Governments of such multinational States are increasingly recognizing the merits of demands related to linguistic, religious or cultural protection. They are also realizing that, far from threatening the stability of the country, the conferral of distinct powers on some national groups may actually lead to greater social peace.

Conflicts and negotiations are not about to disappear entirely; however, rather than taking place under tense conditions, they will be tackled by constitutionally recognized partners. As one of the leading experts in the field said, purely democratic federalism can quell nationalist fervour. (Will Kimlicka)

Several observers point out that federal structures have not entirely succeeded in crushing separatist movements and they probably never will. Representatives of separatist movements jockey for position on the political stage during elections. Some entities, such as Puerto Rico, Quebec and St. Kitts-Nevis, have held elections or referenda on the issue of separation. However, we should not forget that countries such as Canada, Belgium and Spain would probably not exist in their current form if they had not devised ways of sharing powers with their national groups.

Power-sharing or increased territorial autonomy give national groups more confidence. This confidence would be even greater if they were to become constitutional partners, thereby gaining legal guarantees and further autonomy on issues related to preserving their distinctiveness.

Far from leading to secession, federalism, if applied in a truly democratic fashion, can offer the political space needed to guarantee true regional autonomy.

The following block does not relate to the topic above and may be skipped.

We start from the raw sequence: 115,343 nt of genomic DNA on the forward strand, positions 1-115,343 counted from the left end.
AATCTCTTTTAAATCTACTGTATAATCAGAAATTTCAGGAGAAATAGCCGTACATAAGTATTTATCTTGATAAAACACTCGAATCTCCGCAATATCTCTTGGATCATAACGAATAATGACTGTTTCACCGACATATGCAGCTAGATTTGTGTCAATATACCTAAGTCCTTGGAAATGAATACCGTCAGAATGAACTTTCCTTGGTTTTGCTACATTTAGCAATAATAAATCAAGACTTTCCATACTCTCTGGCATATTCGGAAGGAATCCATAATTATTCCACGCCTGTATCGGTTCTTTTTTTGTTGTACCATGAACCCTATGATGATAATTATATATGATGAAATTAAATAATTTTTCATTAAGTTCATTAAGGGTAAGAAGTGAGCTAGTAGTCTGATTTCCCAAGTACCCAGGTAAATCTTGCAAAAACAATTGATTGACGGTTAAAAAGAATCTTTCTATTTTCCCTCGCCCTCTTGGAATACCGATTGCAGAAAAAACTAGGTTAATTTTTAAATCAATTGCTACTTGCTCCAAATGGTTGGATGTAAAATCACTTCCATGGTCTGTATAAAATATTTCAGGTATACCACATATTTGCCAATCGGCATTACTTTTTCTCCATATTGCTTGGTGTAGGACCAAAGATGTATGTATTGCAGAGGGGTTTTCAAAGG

Key Element of a Federation: The Practice

The above is an overview of the basic characteristics of federal political systems. These principles, however, are applied in extremely varied ways. The actual form of a federal structure depends on the political reality of the country and its social diversity.

There are no standard models or ideal structures. While some countries have constitutions, they are operating almost like Unitarian states. Adopting a federal constitution is not the only or sufficient step to establish a federal government. The practice is really what defines a federal state.

There are currently 24 federations worldwide, including the United States, India, Germany, Mexico, Spain, Brazil, Canada, Nigeria, Russia and Malaysia. In total, 40% of the world's population is governed through a federal system (see attached list).

Several elements can affect the structure of a federal political system. The number of constituent units, for instance, can have a significant impact on the dynamics of the system of government. Countries such as Russia, consisting of 89 republics, and the U.S.A., with its 50 states, will apply a structure different from that of Canada, which is made up of 10 provinces, or Australia, which has only 6 states. Similarly, the relative weight of each constituent state will depend on whether it is one of six, or one of eighty-nine.